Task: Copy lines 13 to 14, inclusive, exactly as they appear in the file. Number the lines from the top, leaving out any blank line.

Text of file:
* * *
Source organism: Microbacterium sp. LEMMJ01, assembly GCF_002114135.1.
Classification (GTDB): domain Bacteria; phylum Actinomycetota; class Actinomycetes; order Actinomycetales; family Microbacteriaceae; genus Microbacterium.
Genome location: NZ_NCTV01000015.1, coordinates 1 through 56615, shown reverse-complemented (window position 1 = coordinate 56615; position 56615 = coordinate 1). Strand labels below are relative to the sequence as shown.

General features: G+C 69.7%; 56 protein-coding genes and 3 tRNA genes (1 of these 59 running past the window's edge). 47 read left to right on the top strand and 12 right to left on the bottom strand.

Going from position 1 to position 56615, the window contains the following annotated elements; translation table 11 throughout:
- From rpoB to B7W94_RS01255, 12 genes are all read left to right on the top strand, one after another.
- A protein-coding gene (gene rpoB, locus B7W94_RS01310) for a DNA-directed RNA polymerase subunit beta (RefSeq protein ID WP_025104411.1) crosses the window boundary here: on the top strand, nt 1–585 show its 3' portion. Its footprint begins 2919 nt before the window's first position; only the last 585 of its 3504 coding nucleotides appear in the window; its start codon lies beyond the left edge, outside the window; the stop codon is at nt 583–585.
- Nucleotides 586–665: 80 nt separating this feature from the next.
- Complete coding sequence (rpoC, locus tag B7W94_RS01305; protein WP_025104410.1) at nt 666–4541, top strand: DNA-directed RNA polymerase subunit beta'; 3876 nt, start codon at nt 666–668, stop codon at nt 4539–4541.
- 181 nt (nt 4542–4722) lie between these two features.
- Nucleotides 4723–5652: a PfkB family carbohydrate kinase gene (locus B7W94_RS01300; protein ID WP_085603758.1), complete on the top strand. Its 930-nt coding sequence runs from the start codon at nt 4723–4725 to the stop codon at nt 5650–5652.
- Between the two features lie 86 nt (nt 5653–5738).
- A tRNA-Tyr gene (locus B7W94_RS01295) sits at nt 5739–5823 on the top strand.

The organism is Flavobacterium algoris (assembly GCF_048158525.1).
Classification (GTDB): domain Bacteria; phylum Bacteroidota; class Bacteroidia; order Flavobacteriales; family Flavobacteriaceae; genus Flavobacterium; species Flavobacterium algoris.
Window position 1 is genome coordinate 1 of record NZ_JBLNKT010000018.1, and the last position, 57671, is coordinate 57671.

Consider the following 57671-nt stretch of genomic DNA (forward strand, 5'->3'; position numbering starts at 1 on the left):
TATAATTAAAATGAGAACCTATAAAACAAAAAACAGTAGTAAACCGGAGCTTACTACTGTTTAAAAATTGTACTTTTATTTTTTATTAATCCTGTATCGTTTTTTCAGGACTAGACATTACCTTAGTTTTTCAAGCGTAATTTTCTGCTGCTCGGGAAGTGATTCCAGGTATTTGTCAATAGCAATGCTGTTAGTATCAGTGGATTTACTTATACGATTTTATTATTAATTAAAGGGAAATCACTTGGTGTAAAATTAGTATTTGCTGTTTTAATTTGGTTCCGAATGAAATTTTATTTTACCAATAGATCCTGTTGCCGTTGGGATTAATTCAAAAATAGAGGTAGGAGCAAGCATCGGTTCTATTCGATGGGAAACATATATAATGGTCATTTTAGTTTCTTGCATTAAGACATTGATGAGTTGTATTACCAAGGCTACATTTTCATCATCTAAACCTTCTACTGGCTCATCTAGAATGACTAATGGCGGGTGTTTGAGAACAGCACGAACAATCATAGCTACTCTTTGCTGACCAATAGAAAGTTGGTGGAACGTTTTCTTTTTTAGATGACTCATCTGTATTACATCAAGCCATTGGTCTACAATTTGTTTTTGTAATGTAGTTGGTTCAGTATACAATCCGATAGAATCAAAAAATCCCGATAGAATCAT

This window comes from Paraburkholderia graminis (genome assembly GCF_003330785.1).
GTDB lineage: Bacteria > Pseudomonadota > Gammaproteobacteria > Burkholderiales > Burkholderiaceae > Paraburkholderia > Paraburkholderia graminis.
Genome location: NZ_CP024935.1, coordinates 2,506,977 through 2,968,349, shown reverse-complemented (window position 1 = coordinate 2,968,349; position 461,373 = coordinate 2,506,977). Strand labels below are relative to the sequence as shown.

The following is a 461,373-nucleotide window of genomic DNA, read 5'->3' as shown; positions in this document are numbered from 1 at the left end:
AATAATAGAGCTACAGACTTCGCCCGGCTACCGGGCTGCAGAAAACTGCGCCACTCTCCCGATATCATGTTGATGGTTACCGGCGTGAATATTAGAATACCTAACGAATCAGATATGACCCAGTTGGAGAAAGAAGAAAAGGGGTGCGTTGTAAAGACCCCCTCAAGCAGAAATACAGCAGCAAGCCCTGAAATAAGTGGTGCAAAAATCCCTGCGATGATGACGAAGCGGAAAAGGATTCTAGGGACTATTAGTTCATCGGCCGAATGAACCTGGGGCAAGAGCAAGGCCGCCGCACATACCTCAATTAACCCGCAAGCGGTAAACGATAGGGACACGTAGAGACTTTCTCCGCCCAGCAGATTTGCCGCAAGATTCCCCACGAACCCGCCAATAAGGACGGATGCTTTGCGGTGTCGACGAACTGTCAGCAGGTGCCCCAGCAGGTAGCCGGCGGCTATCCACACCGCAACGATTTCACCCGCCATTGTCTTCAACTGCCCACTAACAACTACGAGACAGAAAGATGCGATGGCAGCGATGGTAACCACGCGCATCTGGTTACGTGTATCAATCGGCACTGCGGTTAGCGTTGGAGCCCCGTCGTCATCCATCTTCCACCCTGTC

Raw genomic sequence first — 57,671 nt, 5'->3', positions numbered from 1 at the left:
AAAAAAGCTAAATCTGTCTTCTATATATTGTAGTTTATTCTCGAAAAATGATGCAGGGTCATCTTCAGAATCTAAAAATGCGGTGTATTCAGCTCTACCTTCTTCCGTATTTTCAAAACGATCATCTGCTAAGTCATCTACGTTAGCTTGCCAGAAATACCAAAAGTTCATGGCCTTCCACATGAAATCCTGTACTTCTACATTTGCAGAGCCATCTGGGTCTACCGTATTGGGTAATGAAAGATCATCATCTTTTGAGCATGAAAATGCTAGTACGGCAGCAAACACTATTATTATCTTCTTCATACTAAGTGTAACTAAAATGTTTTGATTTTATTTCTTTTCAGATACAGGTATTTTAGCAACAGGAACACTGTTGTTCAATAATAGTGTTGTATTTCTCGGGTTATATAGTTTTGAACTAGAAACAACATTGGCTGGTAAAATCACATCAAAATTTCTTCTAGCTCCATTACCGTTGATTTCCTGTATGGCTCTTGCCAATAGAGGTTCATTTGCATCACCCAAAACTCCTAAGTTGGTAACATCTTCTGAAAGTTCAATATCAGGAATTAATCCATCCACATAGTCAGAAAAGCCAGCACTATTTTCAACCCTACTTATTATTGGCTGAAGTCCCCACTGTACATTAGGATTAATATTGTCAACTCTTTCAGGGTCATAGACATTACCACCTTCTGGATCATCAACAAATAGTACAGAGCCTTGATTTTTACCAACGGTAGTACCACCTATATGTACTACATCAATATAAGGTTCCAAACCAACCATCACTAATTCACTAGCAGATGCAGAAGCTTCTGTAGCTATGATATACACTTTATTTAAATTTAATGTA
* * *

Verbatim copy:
- A tRNA-Tyr gene (locus B7W94_RS01295) sits at nt 5739–5823 on the top strand.

The organism is Flavobacterium algoris (assembly GCF_048158525.1).